Faculty Organization Claims Savings Of Online Education Are Missing
Career College Central summary:
The idea that online-only programs in higher education will save both students and colleges money may be just a far off "pipe dream," according to a new report from the Campaign for the Future of Higher Education.
The national faculty organization released the report, the second in a series of three examining the influence of private money in online education, on Wednesday and examined instances in which online education programs actually increase costs for students. Rather than delivering lower prices, the authors of the report argue that colleges will be increasingly pressured to push tuition prices higher to cover costs associated with delivering online programs.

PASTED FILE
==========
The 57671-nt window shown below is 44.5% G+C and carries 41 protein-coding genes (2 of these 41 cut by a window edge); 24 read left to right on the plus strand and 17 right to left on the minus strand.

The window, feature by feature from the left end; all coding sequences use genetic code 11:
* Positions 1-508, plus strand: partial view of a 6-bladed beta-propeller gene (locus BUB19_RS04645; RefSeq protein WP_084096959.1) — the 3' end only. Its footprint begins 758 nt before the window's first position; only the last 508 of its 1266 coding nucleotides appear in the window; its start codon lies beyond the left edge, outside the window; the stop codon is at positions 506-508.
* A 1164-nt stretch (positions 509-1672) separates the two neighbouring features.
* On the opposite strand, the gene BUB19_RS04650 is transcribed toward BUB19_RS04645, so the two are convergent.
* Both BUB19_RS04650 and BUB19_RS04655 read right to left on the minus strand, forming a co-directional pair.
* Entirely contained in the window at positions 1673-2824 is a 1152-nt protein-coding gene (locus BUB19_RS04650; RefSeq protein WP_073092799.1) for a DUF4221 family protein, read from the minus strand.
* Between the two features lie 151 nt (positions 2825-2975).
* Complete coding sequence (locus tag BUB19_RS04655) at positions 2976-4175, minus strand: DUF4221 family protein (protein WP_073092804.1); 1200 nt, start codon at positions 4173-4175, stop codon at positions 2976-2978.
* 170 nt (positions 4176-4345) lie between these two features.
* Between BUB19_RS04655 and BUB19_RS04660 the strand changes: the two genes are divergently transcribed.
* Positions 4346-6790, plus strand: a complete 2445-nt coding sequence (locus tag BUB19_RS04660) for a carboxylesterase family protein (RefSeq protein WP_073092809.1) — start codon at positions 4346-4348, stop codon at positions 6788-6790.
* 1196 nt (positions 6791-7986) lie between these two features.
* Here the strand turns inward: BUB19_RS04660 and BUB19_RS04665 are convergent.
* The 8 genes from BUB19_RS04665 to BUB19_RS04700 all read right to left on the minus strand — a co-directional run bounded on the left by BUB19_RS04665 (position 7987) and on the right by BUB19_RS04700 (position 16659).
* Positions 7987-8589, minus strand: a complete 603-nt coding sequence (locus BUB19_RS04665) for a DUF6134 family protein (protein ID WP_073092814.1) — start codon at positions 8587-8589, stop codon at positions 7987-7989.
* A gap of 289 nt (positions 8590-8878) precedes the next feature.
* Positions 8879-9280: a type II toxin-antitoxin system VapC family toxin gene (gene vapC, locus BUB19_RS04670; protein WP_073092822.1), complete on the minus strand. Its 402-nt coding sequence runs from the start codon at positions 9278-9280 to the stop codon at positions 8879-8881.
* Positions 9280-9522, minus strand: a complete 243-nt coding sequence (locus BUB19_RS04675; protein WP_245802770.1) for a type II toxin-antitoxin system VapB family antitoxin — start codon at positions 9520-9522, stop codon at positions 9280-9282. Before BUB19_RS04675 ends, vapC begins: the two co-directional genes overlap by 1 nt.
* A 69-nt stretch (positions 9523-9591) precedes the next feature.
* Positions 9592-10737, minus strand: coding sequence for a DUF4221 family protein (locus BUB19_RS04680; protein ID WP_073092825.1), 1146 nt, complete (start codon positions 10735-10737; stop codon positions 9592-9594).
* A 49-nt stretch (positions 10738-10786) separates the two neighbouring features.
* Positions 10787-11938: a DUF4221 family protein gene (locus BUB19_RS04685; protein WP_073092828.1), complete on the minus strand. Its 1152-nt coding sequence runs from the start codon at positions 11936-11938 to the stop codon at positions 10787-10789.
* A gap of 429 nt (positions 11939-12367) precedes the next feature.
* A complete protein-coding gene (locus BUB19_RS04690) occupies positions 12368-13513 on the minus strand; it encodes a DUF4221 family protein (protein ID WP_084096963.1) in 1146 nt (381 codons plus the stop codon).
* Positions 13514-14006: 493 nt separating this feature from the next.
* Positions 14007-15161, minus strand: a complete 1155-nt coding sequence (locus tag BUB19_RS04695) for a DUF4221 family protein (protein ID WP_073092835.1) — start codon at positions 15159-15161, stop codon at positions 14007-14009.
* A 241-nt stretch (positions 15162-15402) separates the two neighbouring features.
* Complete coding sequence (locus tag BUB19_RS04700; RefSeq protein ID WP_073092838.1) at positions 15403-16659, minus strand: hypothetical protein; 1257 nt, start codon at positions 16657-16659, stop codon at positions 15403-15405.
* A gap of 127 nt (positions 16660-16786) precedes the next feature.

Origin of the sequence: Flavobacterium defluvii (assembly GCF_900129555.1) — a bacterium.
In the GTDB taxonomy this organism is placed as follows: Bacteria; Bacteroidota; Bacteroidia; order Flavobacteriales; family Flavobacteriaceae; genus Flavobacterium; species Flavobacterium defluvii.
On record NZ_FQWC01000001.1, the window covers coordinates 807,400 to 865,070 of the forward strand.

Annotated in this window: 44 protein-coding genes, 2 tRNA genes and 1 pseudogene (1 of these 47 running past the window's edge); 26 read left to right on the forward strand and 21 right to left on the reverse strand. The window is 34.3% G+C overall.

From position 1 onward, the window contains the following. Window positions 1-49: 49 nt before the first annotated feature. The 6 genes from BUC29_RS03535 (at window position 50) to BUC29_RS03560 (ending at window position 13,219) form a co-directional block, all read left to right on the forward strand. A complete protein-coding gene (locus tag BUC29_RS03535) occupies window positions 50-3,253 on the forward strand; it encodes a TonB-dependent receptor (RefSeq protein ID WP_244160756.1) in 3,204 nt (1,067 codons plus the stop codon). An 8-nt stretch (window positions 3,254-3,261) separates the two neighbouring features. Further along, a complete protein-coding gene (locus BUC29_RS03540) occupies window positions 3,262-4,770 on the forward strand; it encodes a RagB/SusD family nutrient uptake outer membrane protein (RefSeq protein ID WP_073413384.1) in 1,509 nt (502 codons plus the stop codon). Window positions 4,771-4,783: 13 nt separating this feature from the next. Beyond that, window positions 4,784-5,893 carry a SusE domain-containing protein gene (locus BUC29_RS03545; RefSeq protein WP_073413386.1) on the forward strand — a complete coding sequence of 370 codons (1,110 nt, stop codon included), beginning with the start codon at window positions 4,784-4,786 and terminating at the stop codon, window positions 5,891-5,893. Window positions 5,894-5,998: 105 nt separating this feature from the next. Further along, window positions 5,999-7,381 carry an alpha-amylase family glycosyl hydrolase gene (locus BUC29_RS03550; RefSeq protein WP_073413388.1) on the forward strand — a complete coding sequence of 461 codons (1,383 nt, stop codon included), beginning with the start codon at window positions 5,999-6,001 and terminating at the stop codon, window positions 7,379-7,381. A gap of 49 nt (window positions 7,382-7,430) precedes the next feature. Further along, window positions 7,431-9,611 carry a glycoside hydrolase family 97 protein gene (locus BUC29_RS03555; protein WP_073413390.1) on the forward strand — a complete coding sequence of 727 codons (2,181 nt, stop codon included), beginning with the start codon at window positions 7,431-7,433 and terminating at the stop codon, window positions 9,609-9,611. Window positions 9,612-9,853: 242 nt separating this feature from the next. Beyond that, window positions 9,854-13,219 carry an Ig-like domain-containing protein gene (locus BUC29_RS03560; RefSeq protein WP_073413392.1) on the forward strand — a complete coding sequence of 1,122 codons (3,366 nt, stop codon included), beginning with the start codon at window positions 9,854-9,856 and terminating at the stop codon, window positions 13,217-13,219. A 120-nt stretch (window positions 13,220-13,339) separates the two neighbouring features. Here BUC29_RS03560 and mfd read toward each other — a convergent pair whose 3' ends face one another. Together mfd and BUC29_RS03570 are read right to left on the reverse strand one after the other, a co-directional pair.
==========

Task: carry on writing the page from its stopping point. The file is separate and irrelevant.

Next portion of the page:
"In sum, the push for more online courses has not made higher education cheaper for students," the report says. "The promise has always been that it will – but that day always seems to be in the future."
Not only are there costs associated with delivering online programs, the report says, but there are also costs in developing the programs. And because those developing online programs may not always be familiar with those costs, they may run into financial difficulties when the program development is already under way, which could result in a need to cover costs by increasing tuition.
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